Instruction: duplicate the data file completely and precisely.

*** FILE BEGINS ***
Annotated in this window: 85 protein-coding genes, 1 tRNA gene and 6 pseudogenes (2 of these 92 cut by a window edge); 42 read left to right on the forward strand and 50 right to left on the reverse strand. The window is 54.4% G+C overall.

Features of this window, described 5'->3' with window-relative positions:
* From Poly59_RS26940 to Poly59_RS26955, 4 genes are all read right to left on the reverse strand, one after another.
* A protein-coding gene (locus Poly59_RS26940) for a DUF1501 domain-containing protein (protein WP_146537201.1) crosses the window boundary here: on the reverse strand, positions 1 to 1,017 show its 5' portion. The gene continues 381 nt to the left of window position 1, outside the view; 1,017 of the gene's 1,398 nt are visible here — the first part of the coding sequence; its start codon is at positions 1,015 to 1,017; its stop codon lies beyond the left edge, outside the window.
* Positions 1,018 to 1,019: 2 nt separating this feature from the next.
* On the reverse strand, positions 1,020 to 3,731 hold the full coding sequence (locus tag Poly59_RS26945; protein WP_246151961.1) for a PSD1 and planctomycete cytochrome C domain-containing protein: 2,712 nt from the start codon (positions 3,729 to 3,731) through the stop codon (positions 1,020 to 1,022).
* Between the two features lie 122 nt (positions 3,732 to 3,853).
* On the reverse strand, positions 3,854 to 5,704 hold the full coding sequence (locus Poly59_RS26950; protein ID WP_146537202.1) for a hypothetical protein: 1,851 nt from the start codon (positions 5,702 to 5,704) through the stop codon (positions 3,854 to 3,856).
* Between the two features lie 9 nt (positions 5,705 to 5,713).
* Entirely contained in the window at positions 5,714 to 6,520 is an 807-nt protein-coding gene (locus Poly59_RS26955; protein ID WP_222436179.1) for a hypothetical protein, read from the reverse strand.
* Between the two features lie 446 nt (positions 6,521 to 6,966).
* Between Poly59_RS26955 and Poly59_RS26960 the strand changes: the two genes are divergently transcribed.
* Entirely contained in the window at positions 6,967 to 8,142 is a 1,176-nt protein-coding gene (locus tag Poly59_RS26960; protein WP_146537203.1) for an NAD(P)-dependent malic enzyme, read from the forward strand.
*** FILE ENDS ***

Annotated in this window: 85 protein-coding genes, 1 tRNA gene and 6 pseudogenes (2 of these 92 cut by a window edge); 42 read left to right on the forward strand and 50 right to left on the reverse strand. The window is 54.4% G+C overall.

Features of this window, described 5'->3' with window-relative positions:
* From Poly59_RS26940 to Poly59_RS26955, 4 genes are all read right to left on the reverse strand, one after another.
* A protein-coding gene (locus Poly59_RS26940) for a DUF1501 domain-containing protein (protein WP_146537201.1) crosses the window boundary here: on the reverse strand, positions 1 to 1,017 show its 5' portion. The gene continues 381 nt to the left of window position 1, outside the view; 1,017 of the gene's 1,398 nt are visible here — the first part of the coding sequence; its start codon is at positions 1,015 to 1,017; its stop codon lies beyond the left edge, outside the window.
* Positions 1,018 to 1,019: 2 nt separating this feature from the next.
* On the reverse strand, positions 1,020 to 3,731 hold the full coding sequence (locus tag Poly59_RS26945; protein WP_246151961.1) for a PSD1 and planctomycete cytochrome C domain-containing protein: 2,712 nt from the start codon (positions 3,729 to 3,731) through the stop codon (positions 1,020 to 1,022).
* Between the two features lie 122 nt (positions 3,732 to 3,853).
* On the reverse strand, positions 3,854 to 5,704 hold the full coding sequence (locus Poly59_RS26950; protein ID WP_146537202.1) for a hypothetical protein: 1,851 nt from the start codon (positions 5,702 to 5,704) through the stop codon (positions 3,854 to 3,856).
* Between the two features lie 9 nt (positions 5,705 to 5,713).
* Entirely contained in the window at positions 5,714 to 6,520 is an 807-nt protein-coding gene (locus Poly59_RS26955; protein ID WP_222436179.1) for a hypothetical protein, read from the reverse strand.
* Between the two features lie 446 nt (positions 6,521 to 6,966).
* Between Poly59_RS26955 and Poly59_RS26960 the strand changes: the two genes are divergently transcribed.
* Entirely contained in the window at positions 6,967 to 8,142 is a 1,176-nt protein-coding gene (locus tag Poly59_RS26960; protein WP_146537203.1) for an NAD(P)-dependent malic enzyme, read from the forward strand.